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Leukemia. 2000 Apr;14(4):636-41.

Cytogenetic analogy between myelodysplastic syndrome and acute myeloid leukemia of elderly patients.

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1
Sezione Ematologia, Spedali Civili, Brescia, Italy.

Abstract

The biological and clinical importance of cytogenetic analysis in myelodysplastic syndrome (MDS) and in acute myeloid leukemia (AML) is being increasingly recognized. Recently, cytogenetic similarities were noted between elderly de novo AML and secondary AML, suggesting common etiopathogenetic mechanisms. In the present study we analyzed the cytogenetic similarities between patients with AML of different age and patients with MDS consecutively diagnosed during a 5-year period at a single, primary referral, hematologic center. Of 246 patients aged <86 years, 195 (80%) had a cytogenetic study at diagnosis. Informative metaphases were obtained in 182 cases (93%), including 17 (9.3%) with secondary MDS/AML. Patients were classified according to FAB criteria and were subdivided into four groups: (1) 'early MDS': 42 patients with MDS of FAB subtypes other than refractory anemia with excess of blasts (RAEB) or RAEB in transformation (RAEB-T); (2) 'late MDS': 35 patients with RAEB and RAEB-T; (3) 'old AML': 48 patients with AML aged 65 to 85 years; (4) 'young AML': 57 patients with AML aged <65 years. Results showed that 'late MDS' and 'old AML' had striking cytogenetic similarities both in the frequency of normal karyotypes (31% and 27%), single abnormalities (14% and 13%), double abnormalities (17% and 14%), complex karyotypes (37% and 46%), and numerical abnormalities (89% and 93%), as well as in the frequency of rearrangements involving chromosome 5 (20% and 31%) and 7 (27% and 27%). The only difference between the two groups was found in the median number of chromosomes involved in complex karyotypes (5 vs 8; P=0.03). 'Early MDS' had significantly less complex karyotypes (21%; P<0.05), but its cytogenetic features resembled otherwise those of 'late MDS' and 'old AML', and any significant difference disappeared when patients with chronic myelomonocytic leukemia (CMML) were excluded. CMML markedly differed from other MDS subtypes in the frequency of normal (57%) and of complex karyotypes (6%). Secondary MDS/AML and AML with trilineage dysplasia shared the same cytogenetic features of 'late MDS' and 'old AML'. 'Young AML' strikingly differed from all other groups, particularly in the higher frequency of balanced translocations (29%; P<0.001) and single karyotype abnormalities (32%; P<0.02), and in the lower frequency of complex karyotypes (19%; P<0.01) and of chromosome 5 (2%; P<0.001) and 7 (9%; P<0.01) involvement. We conclude that in a population-based series of patients, the cytogenetic profile of MDS, particularly of RAEB/RAEB-T, was nearly identical to that of elderly patients with AML both in the frequency and in the type of chromosomal abnormalities. These results support the possibility that MDS and AML of elderly patients may represent the same disease seen at different stages of evolution.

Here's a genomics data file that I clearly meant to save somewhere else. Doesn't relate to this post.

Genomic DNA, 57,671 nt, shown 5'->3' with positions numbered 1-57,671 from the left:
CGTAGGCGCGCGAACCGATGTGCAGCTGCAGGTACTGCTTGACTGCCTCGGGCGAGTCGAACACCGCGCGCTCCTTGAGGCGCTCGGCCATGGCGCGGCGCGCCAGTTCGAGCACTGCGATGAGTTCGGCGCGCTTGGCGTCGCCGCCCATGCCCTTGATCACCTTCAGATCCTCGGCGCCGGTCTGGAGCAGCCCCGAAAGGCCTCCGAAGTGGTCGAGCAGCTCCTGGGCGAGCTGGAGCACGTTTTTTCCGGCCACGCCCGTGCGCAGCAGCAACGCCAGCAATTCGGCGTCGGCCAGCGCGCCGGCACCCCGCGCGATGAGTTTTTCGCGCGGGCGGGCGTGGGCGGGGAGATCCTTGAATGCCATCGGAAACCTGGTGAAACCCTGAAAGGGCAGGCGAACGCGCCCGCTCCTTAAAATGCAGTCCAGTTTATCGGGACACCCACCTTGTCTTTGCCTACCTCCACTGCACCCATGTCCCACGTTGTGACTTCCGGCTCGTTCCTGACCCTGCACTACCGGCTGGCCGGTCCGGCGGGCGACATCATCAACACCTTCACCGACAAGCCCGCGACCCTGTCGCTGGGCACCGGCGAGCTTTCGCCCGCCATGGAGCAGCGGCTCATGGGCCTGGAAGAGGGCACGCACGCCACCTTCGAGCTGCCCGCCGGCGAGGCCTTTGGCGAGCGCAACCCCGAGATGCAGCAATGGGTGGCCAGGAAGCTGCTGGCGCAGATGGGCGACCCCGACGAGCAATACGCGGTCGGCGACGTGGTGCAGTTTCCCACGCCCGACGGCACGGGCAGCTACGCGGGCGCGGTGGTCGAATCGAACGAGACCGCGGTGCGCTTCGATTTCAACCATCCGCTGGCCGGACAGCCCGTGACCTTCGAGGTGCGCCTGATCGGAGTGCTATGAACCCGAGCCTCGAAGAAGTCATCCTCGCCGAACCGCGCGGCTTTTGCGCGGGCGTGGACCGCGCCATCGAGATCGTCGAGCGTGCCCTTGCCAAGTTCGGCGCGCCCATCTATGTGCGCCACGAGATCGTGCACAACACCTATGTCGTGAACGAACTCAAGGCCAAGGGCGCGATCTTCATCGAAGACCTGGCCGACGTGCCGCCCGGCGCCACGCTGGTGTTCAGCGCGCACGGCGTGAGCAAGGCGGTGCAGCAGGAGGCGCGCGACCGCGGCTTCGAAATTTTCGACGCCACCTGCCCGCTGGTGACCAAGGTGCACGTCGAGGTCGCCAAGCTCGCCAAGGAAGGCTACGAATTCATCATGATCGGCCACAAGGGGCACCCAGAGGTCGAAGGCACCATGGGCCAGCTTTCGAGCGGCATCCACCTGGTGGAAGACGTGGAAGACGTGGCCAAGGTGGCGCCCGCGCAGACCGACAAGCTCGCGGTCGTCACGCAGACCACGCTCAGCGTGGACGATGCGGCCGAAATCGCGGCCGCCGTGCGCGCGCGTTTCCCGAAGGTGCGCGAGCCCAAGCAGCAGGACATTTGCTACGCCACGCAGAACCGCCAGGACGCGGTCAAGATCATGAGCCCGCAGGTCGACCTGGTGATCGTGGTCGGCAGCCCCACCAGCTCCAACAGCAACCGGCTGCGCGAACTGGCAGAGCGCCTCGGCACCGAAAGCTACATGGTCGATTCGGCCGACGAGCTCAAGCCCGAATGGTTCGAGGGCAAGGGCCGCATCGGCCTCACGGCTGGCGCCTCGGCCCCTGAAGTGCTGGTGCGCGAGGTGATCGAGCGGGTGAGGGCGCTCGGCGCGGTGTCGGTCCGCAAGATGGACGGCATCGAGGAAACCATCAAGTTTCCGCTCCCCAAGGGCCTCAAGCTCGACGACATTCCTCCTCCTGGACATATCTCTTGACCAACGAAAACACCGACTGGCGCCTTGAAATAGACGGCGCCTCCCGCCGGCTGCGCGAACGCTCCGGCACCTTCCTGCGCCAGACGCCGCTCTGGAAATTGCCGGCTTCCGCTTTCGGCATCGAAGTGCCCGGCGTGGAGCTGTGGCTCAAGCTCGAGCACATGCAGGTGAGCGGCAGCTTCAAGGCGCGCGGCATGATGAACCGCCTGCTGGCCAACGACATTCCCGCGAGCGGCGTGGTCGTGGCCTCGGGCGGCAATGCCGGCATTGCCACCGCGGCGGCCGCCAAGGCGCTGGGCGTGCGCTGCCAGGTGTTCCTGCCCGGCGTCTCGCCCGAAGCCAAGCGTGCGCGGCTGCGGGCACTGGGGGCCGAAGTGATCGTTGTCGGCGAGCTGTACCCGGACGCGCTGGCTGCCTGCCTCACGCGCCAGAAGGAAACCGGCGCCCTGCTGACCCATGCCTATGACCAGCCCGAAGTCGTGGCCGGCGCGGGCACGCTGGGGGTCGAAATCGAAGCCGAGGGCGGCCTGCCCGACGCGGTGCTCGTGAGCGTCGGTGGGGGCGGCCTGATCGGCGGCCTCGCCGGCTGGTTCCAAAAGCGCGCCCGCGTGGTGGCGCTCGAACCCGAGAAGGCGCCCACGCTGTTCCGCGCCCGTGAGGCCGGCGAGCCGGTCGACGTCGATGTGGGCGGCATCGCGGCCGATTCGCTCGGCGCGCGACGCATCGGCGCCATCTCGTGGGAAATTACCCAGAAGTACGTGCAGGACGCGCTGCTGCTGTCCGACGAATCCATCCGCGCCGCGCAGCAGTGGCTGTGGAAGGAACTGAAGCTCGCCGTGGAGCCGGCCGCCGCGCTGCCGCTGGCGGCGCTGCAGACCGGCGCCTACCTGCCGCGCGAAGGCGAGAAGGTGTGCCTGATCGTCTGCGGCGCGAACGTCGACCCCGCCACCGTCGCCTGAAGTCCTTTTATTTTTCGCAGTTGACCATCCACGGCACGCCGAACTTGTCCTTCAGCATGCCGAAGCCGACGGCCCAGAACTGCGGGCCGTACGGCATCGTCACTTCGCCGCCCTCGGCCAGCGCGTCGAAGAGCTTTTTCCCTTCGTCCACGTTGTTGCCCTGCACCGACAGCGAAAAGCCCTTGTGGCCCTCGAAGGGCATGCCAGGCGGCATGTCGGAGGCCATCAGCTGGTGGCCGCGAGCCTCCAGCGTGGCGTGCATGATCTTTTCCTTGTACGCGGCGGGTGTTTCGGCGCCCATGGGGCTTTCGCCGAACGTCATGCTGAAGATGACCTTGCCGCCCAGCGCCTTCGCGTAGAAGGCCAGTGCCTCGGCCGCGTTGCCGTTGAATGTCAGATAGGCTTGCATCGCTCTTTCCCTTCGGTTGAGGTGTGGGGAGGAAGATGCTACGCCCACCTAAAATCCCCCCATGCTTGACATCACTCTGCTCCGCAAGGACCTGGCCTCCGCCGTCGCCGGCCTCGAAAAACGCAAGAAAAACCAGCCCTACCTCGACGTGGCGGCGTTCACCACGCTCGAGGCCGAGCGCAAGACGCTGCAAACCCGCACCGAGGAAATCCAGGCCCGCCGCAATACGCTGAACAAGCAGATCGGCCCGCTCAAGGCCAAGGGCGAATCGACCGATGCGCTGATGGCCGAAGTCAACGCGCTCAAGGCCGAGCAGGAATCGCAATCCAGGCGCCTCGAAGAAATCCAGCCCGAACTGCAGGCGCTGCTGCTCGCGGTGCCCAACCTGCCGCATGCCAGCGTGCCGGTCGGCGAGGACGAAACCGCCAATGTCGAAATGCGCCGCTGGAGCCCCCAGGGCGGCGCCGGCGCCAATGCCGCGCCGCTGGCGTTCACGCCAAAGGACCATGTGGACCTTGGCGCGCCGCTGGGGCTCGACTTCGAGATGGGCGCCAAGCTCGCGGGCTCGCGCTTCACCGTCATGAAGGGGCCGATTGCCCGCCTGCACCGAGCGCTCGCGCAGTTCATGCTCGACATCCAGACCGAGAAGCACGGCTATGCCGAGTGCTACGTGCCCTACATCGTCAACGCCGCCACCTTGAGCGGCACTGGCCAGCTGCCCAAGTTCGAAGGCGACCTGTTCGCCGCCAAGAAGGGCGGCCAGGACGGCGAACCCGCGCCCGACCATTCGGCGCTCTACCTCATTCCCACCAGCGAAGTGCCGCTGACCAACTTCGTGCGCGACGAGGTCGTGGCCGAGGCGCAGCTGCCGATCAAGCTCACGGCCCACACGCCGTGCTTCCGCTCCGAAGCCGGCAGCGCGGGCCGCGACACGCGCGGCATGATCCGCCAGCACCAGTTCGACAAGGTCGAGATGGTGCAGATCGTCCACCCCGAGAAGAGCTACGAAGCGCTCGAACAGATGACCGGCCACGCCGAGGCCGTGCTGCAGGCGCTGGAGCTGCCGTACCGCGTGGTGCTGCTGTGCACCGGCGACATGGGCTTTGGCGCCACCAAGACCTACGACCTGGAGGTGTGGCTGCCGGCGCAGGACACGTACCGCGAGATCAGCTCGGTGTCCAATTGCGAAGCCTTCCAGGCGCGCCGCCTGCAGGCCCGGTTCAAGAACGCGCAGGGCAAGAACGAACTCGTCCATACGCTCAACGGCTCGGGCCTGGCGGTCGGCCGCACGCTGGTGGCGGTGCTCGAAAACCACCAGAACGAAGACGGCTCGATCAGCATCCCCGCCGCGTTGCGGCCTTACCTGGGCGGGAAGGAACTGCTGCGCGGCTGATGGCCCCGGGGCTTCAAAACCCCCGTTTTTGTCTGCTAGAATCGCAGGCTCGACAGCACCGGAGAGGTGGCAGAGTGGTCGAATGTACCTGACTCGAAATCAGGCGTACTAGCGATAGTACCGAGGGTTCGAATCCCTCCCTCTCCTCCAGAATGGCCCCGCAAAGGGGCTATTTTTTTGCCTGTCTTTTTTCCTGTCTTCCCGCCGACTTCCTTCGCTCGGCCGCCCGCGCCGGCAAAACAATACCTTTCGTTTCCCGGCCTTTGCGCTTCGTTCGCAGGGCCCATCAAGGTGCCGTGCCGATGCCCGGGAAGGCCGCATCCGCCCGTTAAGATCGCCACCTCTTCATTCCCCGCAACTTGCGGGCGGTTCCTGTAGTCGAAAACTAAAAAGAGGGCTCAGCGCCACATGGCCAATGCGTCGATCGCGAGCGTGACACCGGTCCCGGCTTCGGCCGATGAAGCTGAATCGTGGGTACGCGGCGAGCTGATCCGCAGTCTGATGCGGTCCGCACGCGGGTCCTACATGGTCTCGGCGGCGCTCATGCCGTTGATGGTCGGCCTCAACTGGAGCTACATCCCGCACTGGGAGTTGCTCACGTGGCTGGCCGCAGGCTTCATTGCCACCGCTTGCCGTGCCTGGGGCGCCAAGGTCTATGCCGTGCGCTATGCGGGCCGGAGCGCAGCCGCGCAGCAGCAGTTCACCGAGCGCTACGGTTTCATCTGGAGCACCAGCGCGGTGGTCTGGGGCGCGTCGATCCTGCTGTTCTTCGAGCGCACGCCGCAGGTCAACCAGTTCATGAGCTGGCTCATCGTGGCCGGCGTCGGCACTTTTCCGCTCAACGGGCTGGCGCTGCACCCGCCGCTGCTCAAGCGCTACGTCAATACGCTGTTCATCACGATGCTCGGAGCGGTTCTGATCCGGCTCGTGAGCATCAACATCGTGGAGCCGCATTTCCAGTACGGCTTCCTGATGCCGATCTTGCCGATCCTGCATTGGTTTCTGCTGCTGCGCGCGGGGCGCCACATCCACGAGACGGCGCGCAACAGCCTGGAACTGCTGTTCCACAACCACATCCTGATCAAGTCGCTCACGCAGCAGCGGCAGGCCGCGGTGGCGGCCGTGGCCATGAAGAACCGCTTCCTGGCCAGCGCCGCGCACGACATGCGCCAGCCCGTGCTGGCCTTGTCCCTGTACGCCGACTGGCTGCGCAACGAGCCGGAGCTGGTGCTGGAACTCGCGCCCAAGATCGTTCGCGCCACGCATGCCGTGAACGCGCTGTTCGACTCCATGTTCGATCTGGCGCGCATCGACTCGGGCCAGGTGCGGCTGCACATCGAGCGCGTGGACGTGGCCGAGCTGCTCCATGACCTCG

PMID:
10764149
[Indexed for MEDLINE]
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